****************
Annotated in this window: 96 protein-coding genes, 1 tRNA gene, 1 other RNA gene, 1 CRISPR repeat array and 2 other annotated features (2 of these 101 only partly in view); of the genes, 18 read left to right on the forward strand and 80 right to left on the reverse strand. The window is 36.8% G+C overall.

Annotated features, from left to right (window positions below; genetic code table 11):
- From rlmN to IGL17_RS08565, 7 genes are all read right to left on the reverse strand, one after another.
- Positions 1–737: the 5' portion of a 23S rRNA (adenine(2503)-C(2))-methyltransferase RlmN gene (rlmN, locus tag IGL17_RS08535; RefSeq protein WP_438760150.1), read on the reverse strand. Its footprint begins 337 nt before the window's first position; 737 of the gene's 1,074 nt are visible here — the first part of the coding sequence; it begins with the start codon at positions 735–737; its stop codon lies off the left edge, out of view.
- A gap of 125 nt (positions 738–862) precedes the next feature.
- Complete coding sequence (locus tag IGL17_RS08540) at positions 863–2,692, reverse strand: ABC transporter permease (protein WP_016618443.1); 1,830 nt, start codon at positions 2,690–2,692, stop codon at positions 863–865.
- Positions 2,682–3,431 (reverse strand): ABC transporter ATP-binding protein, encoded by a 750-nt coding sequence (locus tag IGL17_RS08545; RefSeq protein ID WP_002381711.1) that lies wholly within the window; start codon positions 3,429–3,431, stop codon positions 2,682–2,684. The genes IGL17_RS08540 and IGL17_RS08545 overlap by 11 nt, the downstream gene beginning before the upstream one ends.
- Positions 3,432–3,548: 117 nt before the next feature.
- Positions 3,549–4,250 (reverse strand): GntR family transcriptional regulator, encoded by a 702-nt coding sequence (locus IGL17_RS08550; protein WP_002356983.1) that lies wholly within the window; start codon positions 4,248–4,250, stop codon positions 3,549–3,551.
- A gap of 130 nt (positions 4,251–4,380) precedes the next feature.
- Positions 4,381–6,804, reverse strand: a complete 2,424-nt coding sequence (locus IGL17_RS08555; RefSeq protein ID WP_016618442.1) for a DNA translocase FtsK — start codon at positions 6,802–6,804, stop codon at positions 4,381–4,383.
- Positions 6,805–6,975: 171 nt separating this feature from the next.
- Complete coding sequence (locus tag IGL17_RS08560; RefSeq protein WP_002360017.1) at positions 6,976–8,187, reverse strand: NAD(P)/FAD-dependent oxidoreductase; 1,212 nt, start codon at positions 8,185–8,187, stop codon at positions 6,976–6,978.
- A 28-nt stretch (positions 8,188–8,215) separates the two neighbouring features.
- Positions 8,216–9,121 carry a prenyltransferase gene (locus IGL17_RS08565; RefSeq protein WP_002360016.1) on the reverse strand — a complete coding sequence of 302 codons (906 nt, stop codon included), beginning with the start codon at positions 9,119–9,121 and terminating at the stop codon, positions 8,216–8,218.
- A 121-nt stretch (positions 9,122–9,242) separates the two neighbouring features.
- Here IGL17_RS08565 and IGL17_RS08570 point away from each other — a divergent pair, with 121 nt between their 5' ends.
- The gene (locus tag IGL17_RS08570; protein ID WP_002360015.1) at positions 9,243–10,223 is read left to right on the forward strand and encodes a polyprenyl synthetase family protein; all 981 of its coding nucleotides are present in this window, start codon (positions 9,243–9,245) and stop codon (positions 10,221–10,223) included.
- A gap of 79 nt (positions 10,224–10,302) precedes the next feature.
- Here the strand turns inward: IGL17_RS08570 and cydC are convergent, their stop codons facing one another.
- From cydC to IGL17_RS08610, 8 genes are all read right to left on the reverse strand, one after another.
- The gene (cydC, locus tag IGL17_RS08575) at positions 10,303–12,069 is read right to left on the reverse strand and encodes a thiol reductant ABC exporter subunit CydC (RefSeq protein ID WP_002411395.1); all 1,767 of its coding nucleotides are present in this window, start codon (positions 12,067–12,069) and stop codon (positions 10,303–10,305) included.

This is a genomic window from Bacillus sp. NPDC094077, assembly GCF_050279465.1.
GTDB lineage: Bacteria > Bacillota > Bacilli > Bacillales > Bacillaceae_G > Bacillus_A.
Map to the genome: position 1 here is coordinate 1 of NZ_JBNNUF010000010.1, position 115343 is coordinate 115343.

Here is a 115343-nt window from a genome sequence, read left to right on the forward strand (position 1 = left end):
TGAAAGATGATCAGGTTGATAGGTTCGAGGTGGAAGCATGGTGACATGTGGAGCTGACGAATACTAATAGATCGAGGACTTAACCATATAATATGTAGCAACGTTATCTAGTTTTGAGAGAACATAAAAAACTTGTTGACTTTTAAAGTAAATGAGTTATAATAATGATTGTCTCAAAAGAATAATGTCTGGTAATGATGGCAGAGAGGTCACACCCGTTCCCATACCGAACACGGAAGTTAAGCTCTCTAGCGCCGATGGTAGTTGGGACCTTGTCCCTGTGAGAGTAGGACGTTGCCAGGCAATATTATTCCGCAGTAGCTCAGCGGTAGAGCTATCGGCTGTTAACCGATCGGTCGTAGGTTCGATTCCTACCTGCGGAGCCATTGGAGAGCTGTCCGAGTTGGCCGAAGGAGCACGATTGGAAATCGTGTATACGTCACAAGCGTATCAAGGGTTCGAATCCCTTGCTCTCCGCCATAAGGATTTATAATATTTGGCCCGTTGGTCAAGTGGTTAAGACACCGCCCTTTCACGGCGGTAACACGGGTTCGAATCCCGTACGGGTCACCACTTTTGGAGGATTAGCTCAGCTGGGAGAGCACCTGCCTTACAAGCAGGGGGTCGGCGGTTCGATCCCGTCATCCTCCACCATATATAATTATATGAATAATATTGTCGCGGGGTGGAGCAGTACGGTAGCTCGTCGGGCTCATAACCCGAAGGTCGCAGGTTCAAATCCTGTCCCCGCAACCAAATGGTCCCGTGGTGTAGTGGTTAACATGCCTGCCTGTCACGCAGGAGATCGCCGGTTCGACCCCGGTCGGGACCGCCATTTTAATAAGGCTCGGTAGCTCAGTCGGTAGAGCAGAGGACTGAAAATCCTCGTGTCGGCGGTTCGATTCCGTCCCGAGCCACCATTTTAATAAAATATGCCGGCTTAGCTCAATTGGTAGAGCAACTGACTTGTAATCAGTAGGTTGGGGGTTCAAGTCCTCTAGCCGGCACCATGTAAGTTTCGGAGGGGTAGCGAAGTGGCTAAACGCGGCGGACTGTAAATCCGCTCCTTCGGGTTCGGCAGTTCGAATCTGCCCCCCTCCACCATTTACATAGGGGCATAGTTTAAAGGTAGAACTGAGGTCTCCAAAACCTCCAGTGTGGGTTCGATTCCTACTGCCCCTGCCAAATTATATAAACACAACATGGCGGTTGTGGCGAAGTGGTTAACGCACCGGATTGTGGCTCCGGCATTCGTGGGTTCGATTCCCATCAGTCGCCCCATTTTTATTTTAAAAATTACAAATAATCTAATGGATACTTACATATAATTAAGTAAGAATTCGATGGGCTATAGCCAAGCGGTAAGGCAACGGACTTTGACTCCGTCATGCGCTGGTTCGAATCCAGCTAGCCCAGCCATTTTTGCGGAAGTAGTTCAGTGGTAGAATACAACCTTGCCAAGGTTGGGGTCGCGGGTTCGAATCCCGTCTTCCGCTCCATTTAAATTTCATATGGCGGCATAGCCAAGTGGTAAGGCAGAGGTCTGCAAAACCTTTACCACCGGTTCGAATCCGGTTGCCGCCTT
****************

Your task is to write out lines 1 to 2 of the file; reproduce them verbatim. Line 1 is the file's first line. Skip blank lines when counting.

Annotated in this window: 96 protein-coding genes, 1 tRNA gene, 1 other RNA gene, 1 CRISPR repeat array and 2 other annotated features (2 of these 101 only partly in view); of the genes, 18 read left to right on the forward strand and 80 right to left on the reverse strand. The window is 36.8% G+C overall.

Annotated features, from left to right (window positions below; genetic code table 11):